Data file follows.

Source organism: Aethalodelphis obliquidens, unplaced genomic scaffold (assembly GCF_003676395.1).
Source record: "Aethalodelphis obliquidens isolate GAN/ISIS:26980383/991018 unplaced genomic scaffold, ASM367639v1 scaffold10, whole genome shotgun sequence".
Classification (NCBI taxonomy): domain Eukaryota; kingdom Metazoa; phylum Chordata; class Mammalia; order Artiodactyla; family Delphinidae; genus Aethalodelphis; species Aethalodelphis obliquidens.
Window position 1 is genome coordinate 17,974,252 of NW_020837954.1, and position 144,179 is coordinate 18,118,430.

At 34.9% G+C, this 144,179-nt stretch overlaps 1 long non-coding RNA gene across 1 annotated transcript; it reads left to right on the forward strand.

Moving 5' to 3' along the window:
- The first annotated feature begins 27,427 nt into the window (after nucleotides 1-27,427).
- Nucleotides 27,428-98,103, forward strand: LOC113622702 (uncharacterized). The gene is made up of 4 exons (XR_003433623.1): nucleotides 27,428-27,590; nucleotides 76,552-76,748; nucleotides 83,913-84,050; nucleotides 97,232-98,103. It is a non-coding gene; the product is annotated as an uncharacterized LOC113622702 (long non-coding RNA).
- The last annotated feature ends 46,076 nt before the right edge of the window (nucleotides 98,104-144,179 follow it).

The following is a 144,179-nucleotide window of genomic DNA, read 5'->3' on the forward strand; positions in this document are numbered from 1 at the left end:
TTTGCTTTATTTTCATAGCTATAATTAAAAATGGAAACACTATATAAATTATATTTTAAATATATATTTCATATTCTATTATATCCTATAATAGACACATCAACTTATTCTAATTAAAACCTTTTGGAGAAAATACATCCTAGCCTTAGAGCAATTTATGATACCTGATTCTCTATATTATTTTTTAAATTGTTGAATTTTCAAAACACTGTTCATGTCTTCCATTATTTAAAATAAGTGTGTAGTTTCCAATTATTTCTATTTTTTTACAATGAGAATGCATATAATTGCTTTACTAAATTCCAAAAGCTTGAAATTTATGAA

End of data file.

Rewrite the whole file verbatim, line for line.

Source organism: Aethalodelphis obliquidens, unplaced genomic scaffold (assembly GCF_003676395.1).
Source record: "Aethalodelphis obliquidens isolate GAN/ISIS:26980383/991018 unplaced genomic scaffold, ASM367639v1 scaffold10, whole genome shotgun sequence".
Classification (NCBI taxonomy): domain Eukaryota; kingdom Metazoa; phylum Chordata; class Mammalia; order Artiodactyla; family Delphinidae; genus Aethalodelphis; species Aethalodelphis obliquidens.
Window position 1 is genome coordinate 17,974,252 of NW_020837954.1, and position 144,179 is coordinate 18,118,430.

At 34.9% G+C, this 144,179-nt stretch overlaps 1 long non-coding RNA gene across 1 annotated transcript; it reads left to right on the forward strand.

Moving 5' to 3' along the window:
- The first annotated feature begins 27,427 nt into the window (after nucleotides 1-27,427).
- Nucleotides 27,428-98,103, forward strand: LOC113622702 (uncharacterized). The gene is made up of 4 exons (XR_003433623.1): nucleotides 27,428-27,590; nucleotides 76,552-76,748; nucleotides 83,913-84,050; nucleotides 97,232-98,103. It is a non-coding gene; the product is annotated as an uncharacterized LOC113622702 (long non-coding RNA).
- The last annotated feature ends 46,076 nt before the right edge of the window (nucleotides 98,104-144,179 follow it).

The following is a 144,179-nucleotide window of genomic DNA, read 5'->3' on the forward strand; positions in this document are numbered from 1 at the left end:
TTTGCTTTATTTTCATAGCTATAATTAAAAATGGAAACACTATATAAATTATATTTTAAATATATATTTCATATTCTATTATATCCTATAATAGACACATCAACTTATTCTAATTAAAACCTTTTGGAGAAAATACATCCTAGCCTTAGAGCAATTTATGATACCTGATTCTCTATATTATTTTTTAAATTGTTGAATTTTCAAAACACTGTTCATGTCTTCCATTATTTAAAATAAGTGTGTAGTTTCCAATTATTTCTATTTTTTTACAATGAGAATGCATATAATTGCTTTACTAAATTCCAAAAGCTTGAAATTTATGAA